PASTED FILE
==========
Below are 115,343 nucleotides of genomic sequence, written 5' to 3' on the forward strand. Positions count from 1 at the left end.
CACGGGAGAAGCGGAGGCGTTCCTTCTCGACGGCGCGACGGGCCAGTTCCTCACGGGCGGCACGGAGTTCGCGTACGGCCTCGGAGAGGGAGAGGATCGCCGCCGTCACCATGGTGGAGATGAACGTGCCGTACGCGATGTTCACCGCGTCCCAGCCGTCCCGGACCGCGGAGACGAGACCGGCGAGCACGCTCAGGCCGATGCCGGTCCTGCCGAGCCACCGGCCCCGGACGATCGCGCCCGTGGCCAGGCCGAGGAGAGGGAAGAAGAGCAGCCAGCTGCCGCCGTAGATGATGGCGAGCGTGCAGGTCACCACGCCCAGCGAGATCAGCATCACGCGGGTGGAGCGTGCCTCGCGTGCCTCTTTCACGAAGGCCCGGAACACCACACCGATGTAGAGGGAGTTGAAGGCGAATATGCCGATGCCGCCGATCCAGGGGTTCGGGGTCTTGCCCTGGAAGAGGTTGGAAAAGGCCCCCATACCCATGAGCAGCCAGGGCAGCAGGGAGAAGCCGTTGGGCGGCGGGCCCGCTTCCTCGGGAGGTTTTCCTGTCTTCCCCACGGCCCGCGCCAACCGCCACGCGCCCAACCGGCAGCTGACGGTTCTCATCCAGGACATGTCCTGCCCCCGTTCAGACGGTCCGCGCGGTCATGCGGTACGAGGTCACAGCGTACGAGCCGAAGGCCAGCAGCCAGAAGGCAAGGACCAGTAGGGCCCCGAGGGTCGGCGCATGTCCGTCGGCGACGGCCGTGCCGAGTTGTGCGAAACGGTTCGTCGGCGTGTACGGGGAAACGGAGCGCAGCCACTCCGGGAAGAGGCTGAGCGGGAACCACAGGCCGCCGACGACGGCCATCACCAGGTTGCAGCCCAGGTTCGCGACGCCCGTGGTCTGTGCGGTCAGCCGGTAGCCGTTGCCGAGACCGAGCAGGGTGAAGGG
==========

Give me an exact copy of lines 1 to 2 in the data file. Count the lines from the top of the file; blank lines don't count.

Below are 115,343 nucleotides of genomic sequence, written 5' to 3' on the forward strand. Positions count from 1 at the left end.
CACGGGAGAAGCGGAGGCGTTCCTTCTCGACGGCGCGACGGGCCAGTTCCTCACGGGCGGCACGGAGTTCGCGTACGGCCTCGGAGAGGGAGAGGATCGCCGCCGTCACCATGGTGGAGATGAACGTGCCGTACGCGATGTTCACCGCGTCCCAGCCGTCCCGGACCGCGGAGACGAGACCGGCGAGCACGCTCAGGCCGATGCCGGTCCTGCCGAGCCACCGGCCCCGGACGATCGCGCCCGTGGCCAGGCCGAGGAGAGGGAAGAAGAGCAGCCAGCTGCCGCCGTAGATGATGGCGAGCGTGCAGGTCACCACGCCCAGCGAGATCAGCATCACGCGGGTGGAGCGTGCCTCGCGTGCCTCTTTCACGAAGGCCCGGAACACCACACCGATGTAGAGGGAGTTGAAGGCGAATATGCCGATGCCGCCGATCCAGGGGTTCGGGGTCTTGCCCTGGAAGAGGTTGGAAAAGGCCCCCATACCCATGAGCAGCCAGGGCAGCAGGGAGAAGCCGTTGGGCGGCGGGCCCGCTTCCTCGGGAGGTTTTCCTGTCTTCCCCACGGCCCGCGCCAACCGCCACGCGCCCAACCGGCAGCTGACGGTTCTCATCCAGGACATGTCCTGCCCCCGTTCAGACGGTCCGCGCGGTCATGCGGTACGAGGTCACAGCGTACGAGCCGAAGGCCAGCAGCCAGAAGGCAAGGACCAGTAGGGCCCCGAGGGTCGGCGCATGTCCGTCGGCGACGGCCGTGCCGAGTTGTGCGAAACGGTTCGTCGGCGTGTACGGGGAAACGGAGCGCAGCCACTCCGGGAAGAGGCTGAGCGGGAACCACAGGCCGCCGACGACGGCCATCACCAGGTTGCAGCCCAGGTTCGCGACGCCCGTGGTCTGTGCGGTCAGCCGGTAGCCGTTGCCGAGACCGAGCAGGGTGAAGGG